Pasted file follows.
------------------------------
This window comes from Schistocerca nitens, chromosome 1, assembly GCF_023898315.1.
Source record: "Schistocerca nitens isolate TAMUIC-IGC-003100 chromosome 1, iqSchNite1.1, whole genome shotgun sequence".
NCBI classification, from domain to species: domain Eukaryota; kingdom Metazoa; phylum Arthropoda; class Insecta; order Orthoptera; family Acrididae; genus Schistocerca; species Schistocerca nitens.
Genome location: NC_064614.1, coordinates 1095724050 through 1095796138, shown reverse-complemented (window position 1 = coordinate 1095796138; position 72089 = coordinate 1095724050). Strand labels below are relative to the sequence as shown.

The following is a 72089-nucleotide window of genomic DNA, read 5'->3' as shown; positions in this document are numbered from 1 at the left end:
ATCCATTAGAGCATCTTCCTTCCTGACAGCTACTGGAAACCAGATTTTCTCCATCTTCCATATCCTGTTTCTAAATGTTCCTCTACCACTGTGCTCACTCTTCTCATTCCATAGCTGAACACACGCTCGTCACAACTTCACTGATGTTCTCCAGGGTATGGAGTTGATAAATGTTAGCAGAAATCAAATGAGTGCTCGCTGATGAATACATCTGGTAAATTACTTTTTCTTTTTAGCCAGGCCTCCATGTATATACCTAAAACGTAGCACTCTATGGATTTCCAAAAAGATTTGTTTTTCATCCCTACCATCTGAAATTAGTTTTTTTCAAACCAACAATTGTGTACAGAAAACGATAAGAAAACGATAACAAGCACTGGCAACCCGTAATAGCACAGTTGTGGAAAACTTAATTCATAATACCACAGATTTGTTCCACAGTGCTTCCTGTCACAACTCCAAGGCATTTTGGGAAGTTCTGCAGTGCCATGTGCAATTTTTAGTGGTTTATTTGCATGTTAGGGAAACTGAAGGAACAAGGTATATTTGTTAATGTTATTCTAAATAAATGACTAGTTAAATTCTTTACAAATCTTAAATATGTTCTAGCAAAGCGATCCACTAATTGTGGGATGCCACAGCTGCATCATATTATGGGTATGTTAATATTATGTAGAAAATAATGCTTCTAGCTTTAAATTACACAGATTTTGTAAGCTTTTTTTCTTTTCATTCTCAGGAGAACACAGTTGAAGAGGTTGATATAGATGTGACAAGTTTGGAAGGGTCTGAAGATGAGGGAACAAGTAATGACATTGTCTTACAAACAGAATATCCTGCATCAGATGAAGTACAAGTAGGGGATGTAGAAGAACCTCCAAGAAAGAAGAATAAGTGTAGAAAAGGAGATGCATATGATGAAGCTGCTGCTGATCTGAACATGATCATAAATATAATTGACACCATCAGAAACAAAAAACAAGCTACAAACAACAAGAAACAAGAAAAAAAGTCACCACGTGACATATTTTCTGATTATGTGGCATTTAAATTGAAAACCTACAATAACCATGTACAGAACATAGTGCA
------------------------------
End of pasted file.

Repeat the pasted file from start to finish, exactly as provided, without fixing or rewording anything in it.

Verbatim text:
This window comes from Schistocerca nitens, chromosome 1, assembly GCF_023898315.1.
Source record: "Schistocerca nitens isolate TAMUIC-IGC-003100 chromosome 1, iqSchNite1.1, whole genome shotgun sequence".
NCBI classification, from domain to species: domain Eukaryota; kingdom Metazoa; phylum Arthropoda; class Insecta; order Orthoptera; family Acrididae; genus Schistocerca; species Schistocerca nitens.
Genome location: NC_064614.1, coordinates 1095724050 through 1095796138, shown reverse-complemented (window position 1 = coordinate 1095796138; position 72089 = coordinate 1095724050). Strand labels below are relative to the sequence as shown.

The following is a 72089-nucleotide window of genomic DNA, read 5'->3' as shown; positions in this document are numbered from 1 at the left end:
ATCCATTAGAGCATCTTCCTTCCTGACAGCTACTGGAAACCAGATTTTCTCCATCTTCCATATCCTGTTTCTAAATGTTCCTCTACCACTGTGCTCACTCTTCTCATTCCATAGCTGAACACACGCTCGTCACAACTTCACTGATGTTCTCCAGGGTATGGAGTTGATAAATGTTAGCAGAAATCAAATGAGTGCTCGCTGATGAATACATCTGGTAAATTACTTTTTCTTTTTAGCCAGGCCTCCATGTATATACCTAAAACGTAGCACTCTATGGATTTCCAAAAAGATTTGTTTTTCATCCCTACCATCTGAAATTAGTTTTTTTCAAACCAACAATTGTGTACAGAAAACGATAAGAAAACGATAACAAGCACTGGCAACCCGTAATAGCACAGTTGTGGAAAACTTAATTCATAATACCACAGATTTGTTCCACAGTGCTTCCTGTCACAACTCCAAGGCATTTTGGGAAGTTCTGCAGTGCCATGTGCAATTTTTAGTGGTTTATTTGCATGTTAGGGAAACTGAAGGAACAAGGTATATTTGTTAATGTTATTCTAAATAAATGACTAGTTAAATTCTTTACAAATCTTAAATATGTTCTAGCAAAGCGATCCACTAATTGTGGGATGCCACAGCTGCATCATATTATGGGTATGTTAATATTATGTAGAAAATAATGCTTCTAGCTTTAAATTACACAGATTTTGTAAGCTTTTTTTCTTTTCATTCTCAGGAGAACACAGTTGAAGAGGTTGATATAGATGTGACAAGTTTGGAAGGGTCTGAAGATGAGGGAACAAGTAATGACATTGTCTTACAAACAGAATATCCTGCATCAGATGAAGTACAAGTAGGGGATGTAGAAGAACCTCCAAGAAAGAAGAATAAGTGTAGAAAAGGAGATGCATATGATGAAGCTGCTGCTGATCTGAACATGATCATAAATATAATTGACACCATCAGAAACAAAAAACAAGCTACAAACAACAAGAAACAAGAAAAAAAGTCACCACGTGACATATTTTCTGATTATGTGGCATTTAAATTGAAAACCTACAATAACCATGTACAGAACATAGTGCA